To effect a permanent mark, the holder 7 is rotated so that the silver electrode element 8 is in contact with the recording medium 1 and either switch 16 or 20 is closed so that the silver electrode is provided with a potential positive with respect to the reference electrode. If switch 16 is closed, the reference electrode takes the form of the conductive base 4, while if switch 20 is closed, the reference electrode takes the form of electrode 12. When switch 16 is closed, current will flow directly through the thickness of the recording medium. Since the distance between the reference electrode in the form of base 4 and marking electrode element 8 is small, a dense black mark will appear. On the other hand, if switch 20 is closed, the distance between the marking electrode element and reference electrode is increased, thereby decreasing the conductivity be- .tween electrodes. As a result, a less dense mark may appear. In either case, the mark appears as a result of the creationof positive silver ions which flow to the paper and are there reduced by the reducing agent back to metal form. 1

. To-provide a non-permanent or erasable mark, the same silver electrode element 8 may be used. In this case, either switch 18m 22 would be closed so that the marking electrode element 8 appears-at a negativepotential with ,resect to the reference electrode. When switch 18 is closed, the top surface of the recording medium l in the vicinity'of the electrode element 8 becomes alkaline. This condition is noted bya color mark produced as a result of including an electrochromic material in the medium impregnant. The color of this erasable mark will generallydiffer'fromthat provided as a result of a permanent mark. The particular color will depend uponthe particular electrochromic'material used. I

To erase a non-permanent mark, holder 7 is rotated so that the erase electrode element 6 is positioned in contact with the recording medium 1. In addition, switch 20 would be closed whereby electrode element 6 is at a potential positive with respect to reference electrode 12. When this occurs, the erasable mark produced by the silver electrode element 8 is erased while a counter-mark is produced in the sacrificial area 2 in the vicinity of thereference electrode 12. Reference electrode 4 would not be used during the'erasing process sincejrecordingmedium 1 is translucent and thus a counter-mark produced on the bottom surface ofmedium 1 during the erasing process would be visible from the top surface.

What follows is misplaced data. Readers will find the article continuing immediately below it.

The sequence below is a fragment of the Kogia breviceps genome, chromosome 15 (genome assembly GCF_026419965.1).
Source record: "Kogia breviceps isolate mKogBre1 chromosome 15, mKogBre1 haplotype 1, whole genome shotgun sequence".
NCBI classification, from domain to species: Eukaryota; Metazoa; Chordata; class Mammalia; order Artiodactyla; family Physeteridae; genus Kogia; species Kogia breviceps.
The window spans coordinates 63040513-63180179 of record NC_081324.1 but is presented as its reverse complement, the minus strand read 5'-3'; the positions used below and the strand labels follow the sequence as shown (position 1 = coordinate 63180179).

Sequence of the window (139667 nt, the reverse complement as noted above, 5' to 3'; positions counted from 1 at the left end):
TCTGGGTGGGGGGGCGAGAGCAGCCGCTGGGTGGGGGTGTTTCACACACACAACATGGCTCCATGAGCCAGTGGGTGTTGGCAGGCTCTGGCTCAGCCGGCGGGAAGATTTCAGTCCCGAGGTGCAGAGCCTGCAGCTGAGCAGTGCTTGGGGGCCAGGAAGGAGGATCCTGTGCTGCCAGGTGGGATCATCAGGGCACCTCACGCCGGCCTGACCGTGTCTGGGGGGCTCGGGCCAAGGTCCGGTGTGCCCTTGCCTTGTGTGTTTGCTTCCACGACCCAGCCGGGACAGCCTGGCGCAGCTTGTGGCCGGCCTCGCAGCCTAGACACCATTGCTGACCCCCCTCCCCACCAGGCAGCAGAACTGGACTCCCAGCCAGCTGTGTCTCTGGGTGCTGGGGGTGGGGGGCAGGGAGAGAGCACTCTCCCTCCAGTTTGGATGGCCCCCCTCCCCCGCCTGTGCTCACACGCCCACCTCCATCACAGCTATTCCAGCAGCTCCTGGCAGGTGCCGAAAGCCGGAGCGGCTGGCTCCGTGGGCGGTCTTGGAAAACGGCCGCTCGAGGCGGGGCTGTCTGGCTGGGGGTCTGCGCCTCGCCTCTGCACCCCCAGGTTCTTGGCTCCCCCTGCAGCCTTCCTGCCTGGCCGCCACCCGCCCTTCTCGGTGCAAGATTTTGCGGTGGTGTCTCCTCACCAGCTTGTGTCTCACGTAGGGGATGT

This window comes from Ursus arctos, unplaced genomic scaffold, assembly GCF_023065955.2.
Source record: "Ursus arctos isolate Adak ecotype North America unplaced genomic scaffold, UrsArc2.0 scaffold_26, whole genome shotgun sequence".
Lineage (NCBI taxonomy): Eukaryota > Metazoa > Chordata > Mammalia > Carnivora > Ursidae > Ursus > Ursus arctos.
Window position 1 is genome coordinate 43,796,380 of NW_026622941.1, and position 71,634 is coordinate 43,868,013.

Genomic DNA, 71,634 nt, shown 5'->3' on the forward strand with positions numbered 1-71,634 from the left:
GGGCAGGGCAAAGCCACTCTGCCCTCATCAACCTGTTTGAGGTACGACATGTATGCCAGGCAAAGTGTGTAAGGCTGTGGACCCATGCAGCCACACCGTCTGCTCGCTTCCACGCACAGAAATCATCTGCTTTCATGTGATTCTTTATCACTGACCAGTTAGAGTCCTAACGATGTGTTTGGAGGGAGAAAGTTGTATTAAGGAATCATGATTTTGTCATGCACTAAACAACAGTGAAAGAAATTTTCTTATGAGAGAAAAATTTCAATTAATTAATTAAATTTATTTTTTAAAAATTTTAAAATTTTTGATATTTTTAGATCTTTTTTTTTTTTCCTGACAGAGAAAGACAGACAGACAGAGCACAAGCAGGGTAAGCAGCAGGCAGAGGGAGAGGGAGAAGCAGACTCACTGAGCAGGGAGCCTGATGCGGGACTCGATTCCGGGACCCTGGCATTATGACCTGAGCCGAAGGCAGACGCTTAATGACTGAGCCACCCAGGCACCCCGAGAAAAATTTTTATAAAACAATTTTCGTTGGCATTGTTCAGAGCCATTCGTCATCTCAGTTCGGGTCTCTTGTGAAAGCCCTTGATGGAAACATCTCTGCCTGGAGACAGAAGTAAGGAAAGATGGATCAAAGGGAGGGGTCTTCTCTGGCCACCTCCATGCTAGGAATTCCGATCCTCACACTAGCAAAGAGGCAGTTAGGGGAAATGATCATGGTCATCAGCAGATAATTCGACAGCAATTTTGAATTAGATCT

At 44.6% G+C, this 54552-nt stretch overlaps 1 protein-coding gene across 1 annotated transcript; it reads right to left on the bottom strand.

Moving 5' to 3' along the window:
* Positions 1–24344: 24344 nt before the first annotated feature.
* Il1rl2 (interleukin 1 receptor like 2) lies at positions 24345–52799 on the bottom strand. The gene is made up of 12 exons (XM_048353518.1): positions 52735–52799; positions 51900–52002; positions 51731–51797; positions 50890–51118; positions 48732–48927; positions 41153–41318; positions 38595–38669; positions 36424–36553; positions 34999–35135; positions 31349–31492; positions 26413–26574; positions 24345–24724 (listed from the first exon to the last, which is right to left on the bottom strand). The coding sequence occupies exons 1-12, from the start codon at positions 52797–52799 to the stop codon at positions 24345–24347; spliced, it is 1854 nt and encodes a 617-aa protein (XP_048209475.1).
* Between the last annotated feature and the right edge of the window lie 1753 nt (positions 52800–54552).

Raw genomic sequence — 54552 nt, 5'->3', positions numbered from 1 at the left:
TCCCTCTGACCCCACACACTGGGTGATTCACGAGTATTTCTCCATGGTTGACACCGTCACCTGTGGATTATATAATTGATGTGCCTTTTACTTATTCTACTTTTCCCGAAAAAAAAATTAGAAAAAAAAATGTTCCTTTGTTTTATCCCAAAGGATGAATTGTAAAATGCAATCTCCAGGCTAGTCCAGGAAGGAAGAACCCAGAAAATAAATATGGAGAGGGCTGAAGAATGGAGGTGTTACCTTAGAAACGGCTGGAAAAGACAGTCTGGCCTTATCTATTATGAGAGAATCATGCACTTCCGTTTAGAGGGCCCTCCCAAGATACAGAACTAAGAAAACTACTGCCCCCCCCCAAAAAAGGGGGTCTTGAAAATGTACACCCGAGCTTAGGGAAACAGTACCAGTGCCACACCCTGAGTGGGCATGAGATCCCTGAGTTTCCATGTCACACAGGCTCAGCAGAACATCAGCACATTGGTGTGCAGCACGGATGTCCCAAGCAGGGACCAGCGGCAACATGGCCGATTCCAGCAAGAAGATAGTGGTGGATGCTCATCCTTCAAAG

A difficulty may arise if an erasable mark is produced using the Conductive base'4 as the reference electrode. As previously set forth, in such a case, the conductivity between the marking electrode element'8 and the base 4 is strong and thus an intense mark would be produced. To effect erasing, reference electrode 12 must be used for the reasons indicated above. Since the distance between electrode 12 and the erase electrode element 6 is much greater than the distance between electrode element 8 and base 4, the conductivity 'decreases and thus unless the potential of battery 14 is made substantially greater than that of battery 9, a complete erasure may not result. Therefore, it would be preferable to use source 14 when creating and erasing erasable marks. On the other hand, it may be preferable to use source 10 and base 4 as the reference electrode when producing permanent marks.

Thus, the purpose for the dual reversible sources 10 and 14 becomes clear. Although their use is not essential to the primary teachings of the present invention, they do provide an advantageous flexibility in the system. When not required, source 10 may be removed and both permanent or erasable markings produced using only source 14 and reference electrode 12. I

Although the-marking electrode .element 8 has been specified as consisting'of silver or its alloys, this electrode can be composed of any metal which dissolves releasing ions into the recording medium. Among these metals, in addition to silver, are molybdenum and chromium. The reference electrode has been indicated as being either of gold or platinum. Other materials may be utilized such as stainless steel, copper, nickel or palladium. Further, it is also possible to use the erase electrode element 6 as a marking'electrode for producing erasable marks.